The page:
Motorists are receiving a fraudulent e-mail stating they will lose their licence if they fail to verify personal details online, the Driver & Vehicle Licensing Agency confirmed (DVLA).
It is likely that thousands – perhaps hundreds of thousands - have already received this message that claims to be from the DVLA.
The email contains a link to a website that resembles a legitimate online service. It also instructs the victim to enter his/her licence number plus a means of payment such as a credit or debit card number. The fraudster can then use this information to pay for goods and services.
Perhaps more seriously, the driver might become a victim of identity theft.
The DVLA confirmed: “We don’t send e-mails with links to websites asking you to confirm your driving licence number or payment information.” Furthermore: “We strongly advise anyone who receives one of these or any similar e-mail not to open the link, and delete the email.”
The DVLA continued: “The government - led by Cabinet Office’s Government Digital Service - will continue to investigate reports of organisations which may be actively misleading users about their services or acting illegally, taking swift action when necessary.” A culprit could be arrested then imprisoned for fraud, for example.
Scams of this nature extend beyond a single e-mail. The DVLA recently said it is “aware” of a number of websites “passing themselves off” as official sites.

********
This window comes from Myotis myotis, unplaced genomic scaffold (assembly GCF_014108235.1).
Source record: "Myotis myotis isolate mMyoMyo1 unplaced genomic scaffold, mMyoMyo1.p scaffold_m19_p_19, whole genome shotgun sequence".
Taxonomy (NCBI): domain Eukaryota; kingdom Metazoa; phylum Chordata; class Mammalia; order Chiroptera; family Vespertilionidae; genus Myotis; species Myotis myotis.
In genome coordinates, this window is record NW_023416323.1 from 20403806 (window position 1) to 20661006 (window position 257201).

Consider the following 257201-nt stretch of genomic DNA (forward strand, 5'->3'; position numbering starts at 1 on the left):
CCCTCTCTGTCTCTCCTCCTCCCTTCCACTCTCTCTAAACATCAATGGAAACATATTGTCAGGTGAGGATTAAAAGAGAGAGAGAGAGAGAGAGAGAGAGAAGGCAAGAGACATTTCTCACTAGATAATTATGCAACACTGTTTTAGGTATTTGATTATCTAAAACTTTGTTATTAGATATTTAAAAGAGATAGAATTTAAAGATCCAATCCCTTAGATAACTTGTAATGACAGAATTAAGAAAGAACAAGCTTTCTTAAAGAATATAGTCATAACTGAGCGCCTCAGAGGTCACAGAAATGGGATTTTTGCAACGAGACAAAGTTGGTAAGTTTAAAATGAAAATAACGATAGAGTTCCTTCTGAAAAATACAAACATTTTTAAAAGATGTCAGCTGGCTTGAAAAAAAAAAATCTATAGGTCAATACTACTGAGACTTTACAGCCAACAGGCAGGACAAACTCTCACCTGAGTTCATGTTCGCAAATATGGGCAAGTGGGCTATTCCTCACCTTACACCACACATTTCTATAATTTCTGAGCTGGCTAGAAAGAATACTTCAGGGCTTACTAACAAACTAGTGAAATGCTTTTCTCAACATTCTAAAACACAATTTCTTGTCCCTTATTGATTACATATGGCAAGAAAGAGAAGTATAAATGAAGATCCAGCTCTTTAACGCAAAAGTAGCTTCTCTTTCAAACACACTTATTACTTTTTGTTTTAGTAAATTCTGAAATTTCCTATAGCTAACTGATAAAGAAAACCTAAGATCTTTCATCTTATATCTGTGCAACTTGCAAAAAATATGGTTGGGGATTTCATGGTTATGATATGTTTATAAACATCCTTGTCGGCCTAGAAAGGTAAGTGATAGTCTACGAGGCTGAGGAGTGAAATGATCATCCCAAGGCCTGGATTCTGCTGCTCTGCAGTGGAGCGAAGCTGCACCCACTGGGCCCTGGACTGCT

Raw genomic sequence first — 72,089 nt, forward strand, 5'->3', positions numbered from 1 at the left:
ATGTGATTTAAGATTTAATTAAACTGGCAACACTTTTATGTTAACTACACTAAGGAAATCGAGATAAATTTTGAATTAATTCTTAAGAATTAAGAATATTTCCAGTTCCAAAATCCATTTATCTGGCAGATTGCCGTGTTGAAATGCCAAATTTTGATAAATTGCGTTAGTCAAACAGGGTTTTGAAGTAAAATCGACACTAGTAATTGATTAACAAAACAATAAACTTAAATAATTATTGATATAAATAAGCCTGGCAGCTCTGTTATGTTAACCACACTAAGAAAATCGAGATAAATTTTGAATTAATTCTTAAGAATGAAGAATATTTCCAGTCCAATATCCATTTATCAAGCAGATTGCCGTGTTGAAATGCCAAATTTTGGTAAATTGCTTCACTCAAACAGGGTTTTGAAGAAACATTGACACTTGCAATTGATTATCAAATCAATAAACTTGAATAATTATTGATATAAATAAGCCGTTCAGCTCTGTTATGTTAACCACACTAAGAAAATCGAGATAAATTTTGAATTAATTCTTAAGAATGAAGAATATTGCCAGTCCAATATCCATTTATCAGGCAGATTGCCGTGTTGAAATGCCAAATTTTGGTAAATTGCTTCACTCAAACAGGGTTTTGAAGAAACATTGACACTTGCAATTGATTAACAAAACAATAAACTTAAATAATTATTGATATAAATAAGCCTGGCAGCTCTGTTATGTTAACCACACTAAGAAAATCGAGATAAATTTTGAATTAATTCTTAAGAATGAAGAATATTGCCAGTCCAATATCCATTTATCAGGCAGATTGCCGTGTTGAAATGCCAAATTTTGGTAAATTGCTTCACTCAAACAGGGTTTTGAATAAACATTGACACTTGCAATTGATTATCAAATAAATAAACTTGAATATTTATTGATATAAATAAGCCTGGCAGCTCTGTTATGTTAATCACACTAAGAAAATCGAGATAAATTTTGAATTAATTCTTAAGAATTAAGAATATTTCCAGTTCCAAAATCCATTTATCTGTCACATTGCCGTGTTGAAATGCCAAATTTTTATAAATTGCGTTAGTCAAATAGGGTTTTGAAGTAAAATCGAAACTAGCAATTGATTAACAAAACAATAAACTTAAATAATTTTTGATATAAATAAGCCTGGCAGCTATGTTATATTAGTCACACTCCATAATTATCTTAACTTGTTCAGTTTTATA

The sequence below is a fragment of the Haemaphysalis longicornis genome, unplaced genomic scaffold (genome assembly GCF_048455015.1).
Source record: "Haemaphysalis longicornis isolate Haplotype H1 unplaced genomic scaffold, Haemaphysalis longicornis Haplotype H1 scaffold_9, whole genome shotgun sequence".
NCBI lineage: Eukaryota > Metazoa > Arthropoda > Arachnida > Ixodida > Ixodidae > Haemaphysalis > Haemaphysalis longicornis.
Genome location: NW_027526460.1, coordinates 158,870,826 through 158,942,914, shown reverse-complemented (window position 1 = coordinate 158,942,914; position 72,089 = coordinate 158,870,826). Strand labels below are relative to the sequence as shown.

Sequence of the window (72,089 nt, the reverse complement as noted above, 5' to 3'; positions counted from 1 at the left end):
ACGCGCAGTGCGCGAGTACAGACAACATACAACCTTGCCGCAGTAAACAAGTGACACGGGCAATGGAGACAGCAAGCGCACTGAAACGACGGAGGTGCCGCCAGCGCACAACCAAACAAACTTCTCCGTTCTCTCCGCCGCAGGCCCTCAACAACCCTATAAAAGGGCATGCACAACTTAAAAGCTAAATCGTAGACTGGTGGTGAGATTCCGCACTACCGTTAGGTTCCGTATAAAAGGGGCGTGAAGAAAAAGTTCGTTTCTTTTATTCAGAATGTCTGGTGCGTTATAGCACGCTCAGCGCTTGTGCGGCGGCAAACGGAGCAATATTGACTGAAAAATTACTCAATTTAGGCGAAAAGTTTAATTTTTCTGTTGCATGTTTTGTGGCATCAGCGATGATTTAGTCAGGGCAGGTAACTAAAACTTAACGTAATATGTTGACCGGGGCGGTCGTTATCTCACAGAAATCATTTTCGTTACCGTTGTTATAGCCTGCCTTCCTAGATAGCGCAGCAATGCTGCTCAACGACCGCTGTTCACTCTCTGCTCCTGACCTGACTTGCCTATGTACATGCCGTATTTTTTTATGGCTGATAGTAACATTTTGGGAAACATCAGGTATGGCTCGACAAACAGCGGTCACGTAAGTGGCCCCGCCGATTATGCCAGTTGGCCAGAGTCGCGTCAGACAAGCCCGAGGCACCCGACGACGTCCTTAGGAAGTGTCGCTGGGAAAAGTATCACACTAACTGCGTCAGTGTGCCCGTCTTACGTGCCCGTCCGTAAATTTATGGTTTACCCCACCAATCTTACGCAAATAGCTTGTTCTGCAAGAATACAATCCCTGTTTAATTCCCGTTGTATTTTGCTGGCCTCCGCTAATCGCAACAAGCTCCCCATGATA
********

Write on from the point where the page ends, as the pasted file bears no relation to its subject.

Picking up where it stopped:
Some try to attract motorists that require a licence, for example. It said: “These websites often claim to offer value added services to ensure your application is correct before you send it to DVLA. However, using this service will mean you can end up paying as much as three times the normal price” for your licence. These services are “in no way affiliated with DVLA”.
How to avoid this online scam?
The Driver & Vehicle Licensing Agency said: “By using the online driving licence or vehicle tax services on GOV.UK, you can be sure that you are dealing directly with DVLA - and you will not be charged any additional fees”. It explained: “Always start at www.gov.uk” rather than via a search engine where less honest sites might appear in the sponsored links or paid for section.
Furthermore, it claimed that such sites: “Often break the search engine providers’ terms and conditions” and should be reported as necessary. Such sites can then be removed from any search results.